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25 September 2018
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Suppliers and clients can lose sight of what their relationship entails. Part of the solution involves an engaged client willing to hear constructive feedback, writes Bradford Keen.

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4 April 2018 Bradford Keen

Have you ever walked in the wrong direction on a travelator at the airport? You need to expend a lot of energy just to stay in the right place. This is the analogy Simon Rhind-Tutt, founder of Relationship Audits, uses when describing suppliers in the client-supplier relationship.

According to data from Rhind-Tutt’s audits, the best providers of service over the past five years are those that have “never assumed they’re the client’s business partner”.

“What happens, in many cases, is that you win a new contract and people think ‘great, we’re your new business partner’. No you’re not. You have to earn the right to be called a business partner,” he says.

This attitude is also taken by Kirsty Price, head of client relations, UK & RoI at Sodexo, which implements a ‘Client for Life’ strategy. It goes further than having a key account management process; the strategy “provides additional checkpoints and interventions designed to check how well we’re living up to our clients’ expectations and understanding what’s important for them”.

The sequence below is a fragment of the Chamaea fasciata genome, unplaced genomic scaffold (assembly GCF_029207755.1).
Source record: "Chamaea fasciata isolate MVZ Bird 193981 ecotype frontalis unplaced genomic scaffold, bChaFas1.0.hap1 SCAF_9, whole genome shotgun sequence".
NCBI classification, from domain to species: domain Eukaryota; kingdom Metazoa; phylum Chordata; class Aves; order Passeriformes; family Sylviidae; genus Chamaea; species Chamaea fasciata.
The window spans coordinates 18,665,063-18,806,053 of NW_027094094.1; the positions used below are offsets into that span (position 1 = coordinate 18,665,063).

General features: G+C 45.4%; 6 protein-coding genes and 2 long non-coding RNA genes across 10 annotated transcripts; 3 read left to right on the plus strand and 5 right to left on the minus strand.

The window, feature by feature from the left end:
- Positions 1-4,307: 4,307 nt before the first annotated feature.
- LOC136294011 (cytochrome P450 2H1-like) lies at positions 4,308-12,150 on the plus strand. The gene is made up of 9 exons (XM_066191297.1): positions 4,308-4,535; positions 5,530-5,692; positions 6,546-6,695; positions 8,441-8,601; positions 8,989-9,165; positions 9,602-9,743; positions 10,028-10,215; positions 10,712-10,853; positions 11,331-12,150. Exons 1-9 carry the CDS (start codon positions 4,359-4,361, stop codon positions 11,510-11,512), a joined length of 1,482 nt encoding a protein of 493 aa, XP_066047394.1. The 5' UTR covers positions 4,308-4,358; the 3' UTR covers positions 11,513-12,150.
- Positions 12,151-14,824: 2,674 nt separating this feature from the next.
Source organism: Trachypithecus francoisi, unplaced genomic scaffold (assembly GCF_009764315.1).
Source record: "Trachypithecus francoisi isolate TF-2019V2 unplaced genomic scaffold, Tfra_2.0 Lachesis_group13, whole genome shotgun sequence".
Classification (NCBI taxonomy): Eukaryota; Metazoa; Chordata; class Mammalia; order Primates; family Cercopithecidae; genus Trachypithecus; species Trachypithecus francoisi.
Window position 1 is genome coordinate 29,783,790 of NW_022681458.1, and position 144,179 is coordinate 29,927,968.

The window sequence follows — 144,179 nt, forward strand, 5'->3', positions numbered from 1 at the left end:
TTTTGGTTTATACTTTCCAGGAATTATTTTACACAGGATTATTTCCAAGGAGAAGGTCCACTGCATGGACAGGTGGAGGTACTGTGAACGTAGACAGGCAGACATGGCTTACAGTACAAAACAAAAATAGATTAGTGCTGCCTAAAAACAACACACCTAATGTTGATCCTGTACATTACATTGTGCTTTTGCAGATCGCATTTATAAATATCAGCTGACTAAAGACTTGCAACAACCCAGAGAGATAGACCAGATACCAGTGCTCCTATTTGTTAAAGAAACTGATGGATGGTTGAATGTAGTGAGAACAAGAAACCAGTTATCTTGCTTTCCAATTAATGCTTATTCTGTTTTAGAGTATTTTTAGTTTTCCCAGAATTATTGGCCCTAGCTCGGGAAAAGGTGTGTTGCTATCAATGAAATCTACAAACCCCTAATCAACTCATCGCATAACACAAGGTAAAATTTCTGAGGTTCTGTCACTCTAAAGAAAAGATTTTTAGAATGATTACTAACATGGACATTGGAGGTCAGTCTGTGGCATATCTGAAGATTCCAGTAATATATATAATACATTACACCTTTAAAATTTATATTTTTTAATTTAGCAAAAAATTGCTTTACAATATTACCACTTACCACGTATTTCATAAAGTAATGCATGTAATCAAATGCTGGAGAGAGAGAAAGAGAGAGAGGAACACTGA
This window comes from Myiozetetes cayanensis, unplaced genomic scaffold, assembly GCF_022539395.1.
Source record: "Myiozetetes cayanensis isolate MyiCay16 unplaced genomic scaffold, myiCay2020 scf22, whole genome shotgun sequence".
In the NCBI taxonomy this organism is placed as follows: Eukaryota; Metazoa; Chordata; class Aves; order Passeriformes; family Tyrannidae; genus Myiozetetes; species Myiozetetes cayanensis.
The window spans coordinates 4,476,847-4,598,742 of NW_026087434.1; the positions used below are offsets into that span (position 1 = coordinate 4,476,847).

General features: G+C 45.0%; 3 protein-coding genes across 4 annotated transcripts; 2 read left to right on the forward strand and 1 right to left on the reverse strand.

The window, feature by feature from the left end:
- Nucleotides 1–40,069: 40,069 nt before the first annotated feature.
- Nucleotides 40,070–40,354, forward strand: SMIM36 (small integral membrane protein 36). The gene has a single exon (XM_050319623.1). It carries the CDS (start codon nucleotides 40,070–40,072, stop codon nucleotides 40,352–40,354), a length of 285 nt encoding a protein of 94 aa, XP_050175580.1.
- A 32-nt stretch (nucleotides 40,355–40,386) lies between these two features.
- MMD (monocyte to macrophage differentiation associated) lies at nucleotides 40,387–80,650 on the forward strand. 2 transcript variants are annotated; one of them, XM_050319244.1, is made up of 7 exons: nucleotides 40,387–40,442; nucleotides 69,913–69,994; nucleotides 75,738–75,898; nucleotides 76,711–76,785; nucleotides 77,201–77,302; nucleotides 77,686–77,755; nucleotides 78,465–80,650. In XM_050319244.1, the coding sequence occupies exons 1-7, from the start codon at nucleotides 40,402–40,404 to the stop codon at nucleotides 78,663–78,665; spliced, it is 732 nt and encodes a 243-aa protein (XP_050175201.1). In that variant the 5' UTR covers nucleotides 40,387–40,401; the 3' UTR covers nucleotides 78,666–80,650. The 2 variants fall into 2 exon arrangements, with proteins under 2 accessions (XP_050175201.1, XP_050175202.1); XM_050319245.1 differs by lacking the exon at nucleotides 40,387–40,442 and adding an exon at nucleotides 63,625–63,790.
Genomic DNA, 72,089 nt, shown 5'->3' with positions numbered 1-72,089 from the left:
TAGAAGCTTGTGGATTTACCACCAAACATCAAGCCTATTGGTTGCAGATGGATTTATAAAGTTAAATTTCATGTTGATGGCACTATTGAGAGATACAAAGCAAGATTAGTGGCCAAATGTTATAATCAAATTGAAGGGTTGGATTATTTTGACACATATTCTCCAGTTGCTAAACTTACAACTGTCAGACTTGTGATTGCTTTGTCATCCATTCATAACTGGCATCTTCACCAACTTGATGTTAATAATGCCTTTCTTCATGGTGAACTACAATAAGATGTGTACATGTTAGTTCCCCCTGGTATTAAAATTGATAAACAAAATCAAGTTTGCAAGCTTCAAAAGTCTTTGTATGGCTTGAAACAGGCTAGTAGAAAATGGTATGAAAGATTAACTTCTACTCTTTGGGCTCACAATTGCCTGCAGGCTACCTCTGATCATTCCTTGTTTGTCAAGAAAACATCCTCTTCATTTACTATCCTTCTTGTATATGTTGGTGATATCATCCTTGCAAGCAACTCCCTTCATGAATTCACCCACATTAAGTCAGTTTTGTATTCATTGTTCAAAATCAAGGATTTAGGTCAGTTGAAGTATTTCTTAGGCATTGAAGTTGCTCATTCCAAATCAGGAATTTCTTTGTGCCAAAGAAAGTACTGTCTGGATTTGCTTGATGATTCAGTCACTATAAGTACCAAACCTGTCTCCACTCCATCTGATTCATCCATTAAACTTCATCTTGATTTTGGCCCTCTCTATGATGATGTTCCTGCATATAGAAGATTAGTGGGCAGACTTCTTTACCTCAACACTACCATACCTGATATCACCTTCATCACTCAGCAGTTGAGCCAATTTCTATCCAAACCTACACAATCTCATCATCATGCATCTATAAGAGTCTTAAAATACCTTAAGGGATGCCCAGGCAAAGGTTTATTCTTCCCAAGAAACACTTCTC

Many large providers rely on a best-practice communications model that sets out monthly meetings followed by additional sit-downs with key stakeholders on a quarterly or fixed monthly basis.

Effective account management systems should have operational teams constantly checking whether they’re meeting client’s expectations and how they can improve. 

Price and her team, however, go beyond the operational. The conversations are about “the risks and opportunities that threaten the engagement our client has with Sodexo”.

The challenge with this approach is convincing time-poor clients why an additional meeting is necessary and not just more of the same discussion they’ve had with the sales or operational teams.